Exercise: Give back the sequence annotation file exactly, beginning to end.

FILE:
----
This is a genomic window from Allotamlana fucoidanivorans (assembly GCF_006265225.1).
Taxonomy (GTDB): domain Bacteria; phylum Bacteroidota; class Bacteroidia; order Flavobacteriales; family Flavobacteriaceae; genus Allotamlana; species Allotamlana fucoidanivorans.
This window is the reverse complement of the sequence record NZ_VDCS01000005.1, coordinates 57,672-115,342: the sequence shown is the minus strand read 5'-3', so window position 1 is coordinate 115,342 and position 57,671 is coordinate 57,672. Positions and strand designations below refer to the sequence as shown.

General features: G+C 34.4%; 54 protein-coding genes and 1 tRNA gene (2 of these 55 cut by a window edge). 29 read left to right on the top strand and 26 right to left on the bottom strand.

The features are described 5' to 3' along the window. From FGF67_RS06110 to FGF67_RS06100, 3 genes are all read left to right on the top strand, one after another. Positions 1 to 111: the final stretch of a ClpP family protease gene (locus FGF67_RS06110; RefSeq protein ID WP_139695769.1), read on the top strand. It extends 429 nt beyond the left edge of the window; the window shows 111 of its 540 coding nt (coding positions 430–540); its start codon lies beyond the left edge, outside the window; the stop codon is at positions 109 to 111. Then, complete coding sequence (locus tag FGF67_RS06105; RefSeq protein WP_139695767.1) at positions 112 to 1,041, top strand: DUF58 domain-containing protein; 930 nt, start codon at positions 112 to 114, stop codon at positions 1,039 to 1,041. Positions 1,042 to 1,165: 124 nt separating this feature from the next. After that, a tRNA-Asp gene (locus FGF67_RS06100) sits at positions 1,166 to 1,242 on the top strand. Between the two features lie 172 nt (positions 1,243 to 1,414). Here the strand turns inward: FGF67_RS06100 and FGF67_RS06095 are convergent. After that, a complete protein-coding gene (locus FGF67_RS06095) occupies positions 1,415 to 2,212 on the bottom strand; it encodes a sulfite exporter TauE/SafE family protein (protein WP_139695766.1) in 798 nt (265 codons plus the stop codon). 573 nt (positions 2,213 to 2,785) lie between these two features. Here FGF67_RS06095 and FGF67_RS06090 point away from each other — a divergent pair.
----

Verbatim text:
This is a genomic window from Allotamlana fucoidanivorans (assembly GCF_006265225.1).
Taxonomy (GTDB): domain Bacteria; phylum Bacteroidota; class Bacteroidia; order Flavobacteriales; family Flavobacteriaceae; genus Allotamlana; species Allotamlana fucoidanivorans.
This window is the reverse complement of the sequence record NZ_VDCS01000005.1, coordinates 57,672-115,342: the sequence shown is the minus strand read 5'-3', so window position 1 is coordinate 115,342 and position 57,671 is coordinate 57,672. Positions and strand designations below refer to the sequence as shown.

General features: G+C 34.4%; 54 protein-coding genes and 1 tRNA gene (2 of these 55 cut by a window edge). 29 read left to right on the top strand and 26 right to left on the bottom strand.

The features are described 5' to 3' along the window. From FGF67_RS06110 to FGF67_RS06100, 3 genes are all read left to right on the top strand, one after another. Positions 1 to 111: the final stretch of a ClpP family protease gene (locus FGF67_RS06110; RefSeq protein ID WP_139695769.1), read on the top strand. It extends 429 nt beyond the left edge of the window; the window shows 111 of its 540 coding nt (coding positions 430–540); its start codon lies beyond the left edge, outside the window; the stop codon is at positions 109 to 111. Then, complete coding sequence (locus tag FGF67_RS06105; RefSeq protein WP_139695767.1) at positions 112 to 1,041, top strand: DUF58 domain-containing protein; 930 nt, start codon at positions 112 to 114, stop codon at positions 1,039 to 1,041. Positions 1,042 to 1,165: 124 nt separating this feature from the next. After that, a tRNA-Asp gene (locus FGF67_RS06100) sits at positions 1,166 to 1,242 on the top strand. Between the two features lie 172 nt (positions 1,243 to 1,414). Here the strand turns inward: FGF67_RS06100 and FGF67_RS06095 are convergent. After that, a complete protein-coding gene (locus FGF67_RS06095) occupies positions 1,415 to 2,212 on the bottom strand; it encodes a sulfite exporter TauE/SafE family protein (protein WP_139695766.1) in 798 nt (265 codons plus the stop codon). 573 nt (positions 2,213 to 2,785) lie between these two features. Here FGF67_RS06095 and FGF67_RS06090 point away from each other — a divergent pair.